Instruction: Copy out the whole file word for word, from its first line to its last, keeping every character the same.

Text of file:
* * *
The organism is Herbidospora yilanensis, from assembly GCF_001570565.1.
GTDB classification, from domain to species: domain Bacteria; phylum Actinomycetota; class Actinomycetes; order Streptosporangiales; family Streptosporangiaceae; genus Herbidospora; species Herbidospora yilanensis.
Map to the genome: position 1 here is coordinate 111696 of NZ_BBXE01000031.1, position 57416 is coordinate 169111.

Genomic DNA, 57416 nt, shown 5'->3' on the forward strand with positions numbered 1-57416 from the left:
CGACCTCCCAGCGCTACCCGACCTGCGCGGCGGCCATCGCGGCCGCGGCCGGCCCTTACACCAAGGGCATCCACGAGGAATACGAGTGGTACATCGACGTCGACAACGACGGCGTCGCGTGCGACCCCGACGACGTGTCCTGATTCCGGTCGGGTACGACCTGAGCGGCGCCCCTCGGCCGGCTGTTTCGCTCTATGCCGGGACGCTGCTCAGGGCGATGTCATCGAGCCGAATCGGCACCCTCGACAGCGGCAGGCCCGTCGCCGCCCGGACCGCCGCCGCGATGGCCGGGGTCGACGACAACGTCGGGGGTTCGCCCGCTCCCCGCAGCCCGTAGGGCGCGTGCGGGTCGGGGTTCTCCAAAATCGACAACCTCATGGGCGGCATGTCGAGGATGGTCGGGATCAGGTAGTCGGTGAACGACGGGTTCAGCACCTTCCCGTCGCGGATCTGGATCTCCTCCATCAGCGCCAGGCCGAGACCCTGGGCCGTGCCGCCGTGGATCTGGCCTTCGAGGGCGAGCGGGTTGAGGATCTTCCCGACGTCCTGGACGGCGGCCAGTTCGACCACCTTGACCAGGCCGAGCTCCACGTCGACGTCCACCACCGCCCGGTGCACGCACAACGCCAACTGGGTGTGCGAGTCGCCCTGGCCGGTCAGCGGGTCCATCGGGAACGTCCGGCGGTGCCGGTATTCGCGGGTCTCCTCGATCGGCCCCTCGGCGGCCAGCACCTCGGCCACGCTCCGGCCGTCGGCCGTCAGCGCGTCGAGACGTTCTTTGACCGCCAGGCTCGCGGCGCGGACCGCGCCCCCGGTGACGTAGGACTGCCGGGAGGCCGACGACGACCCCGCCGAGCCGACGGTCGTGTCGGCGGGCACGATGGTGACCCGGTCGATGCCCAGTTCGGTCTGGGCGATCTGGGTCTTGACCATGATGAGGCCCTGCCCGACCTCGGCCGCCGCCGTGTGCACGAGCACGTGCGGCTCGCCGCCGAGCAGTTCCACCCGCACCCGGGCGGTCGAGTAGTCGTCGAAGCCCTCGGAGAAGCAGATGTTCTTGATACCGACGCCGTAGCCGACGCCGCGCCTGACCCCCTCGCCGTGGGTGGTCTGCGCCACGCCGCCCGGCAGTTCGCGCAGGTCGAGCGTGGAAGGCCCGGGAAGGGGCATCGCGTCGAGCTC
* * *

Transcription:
The organism is Herbidospora yilanensis, from assembly GCF_001570565.1.
GTDB classification, from domain to species: domain Bacteria; phylum Actinomycetota; class Actinomycetes; order Streptosporangiales; family Streptosporangiaceae; genus Herbidospora; species Herbidospora yilanensis.
Map to the genome: position 1 here is coordinate 111696 of NZ_BBXE01000031.1, position 57416 is coordinate 169111.

Genomic DNA, 57416 nt, shown 5'->3' on the forward strand with positions numbered 1-57416 from the left:
CGACCTCCCAGCGCTACCCGACCTGCGCGGCGGCCATCGCGGCCGCGGCCGGCCCTTACACCAAGGGCATCCACGAGGAATACGAGTGGTACATCGACGTCGACAACGACGGCGTCGCGTGCGACCCCGACGACGTGTCCTGATTCCGGTCGGGTACGACCTGAGCGGCGCCCCTCGGCCGGCTGTTTCGCTCTATGCCGGGACGCTGCTCAGGGCGATGTCATCGAGCCGAATCGGCACCCTCGACAGCGGCAGGCCCGTCGCCGCCCGGACCGCCGCCGCGATGGCCGGGGTCGACGACAACGTCGGGGGTTCGCCCGCTCCCCGCAGCCCGTAGGGCGCGTGCGGGTCGGGGTTCTCCAAAATCGACAACCTCATGGGCGGCATGTCGAGGATGGTCGGGATCAGGTAGTCGGTGAACGACGGGTTCAGCACCTTCCCGTCGCGGATCTGGATCTCCTCCATCAGCGCCAGGCCGAGACCCTGGGCCGTGCCGCCGTGGATCTGGCCTTCGAGGGCGAGCGGGTTGAGGATCTTCCCGACGTCCTGGACGGCGGCCAGTTCGACCACCTTGACCAGGCCGAGCTCCACGTCGACGTCCACCACCGCCCGGTGCACGCACAACGCCAACTGGGTGTGCGAGTCGCCCTGGCCGGTCAGCGGGTCCATCGGGAACGTCCGGCGGTGCCGGTATTCGCGGGTCTCCTCGATCGGCCCCTCGGCGGCCAGCACCTCGGCCACGCTCCGGCCGTCGGCCGTCAGCGCGTCGAGACGTTCTTTGACCGCCAGGCTCGCGGCGCGGACCGCGCCCCCGGTGACGTAGGACTGCCGGGAGGCCGACGACGACCCCGCCGAGCCGACGGTCGTGTCGGCGGGCACGATGGTGACCCGGTCGATGCCCAGTTCGGTCTGGGCGATCTGGGTCTTGACCATGATGAGGCCCTGCCCGACCTCGGCCGCCGCCGTGTGCACGAGCACGTGCGGCTCGCCGCCGAGCAGTTCCACCCGCACCCGGGCGGTCGAGTAGTCGTCGAAGCCCTCGGAGAAGCAGATGTTCTTGATACCGACGCCGTAGCCGACGCCGCGCCTGACCCCCTCGCCGTGGGTGGTCTGCGCCACGCCGCCCGGCAGTTCGCGCAGGTCGAGCGTGGAAGGCCCGGGAAGGGGCATCGCGTCGAGCTC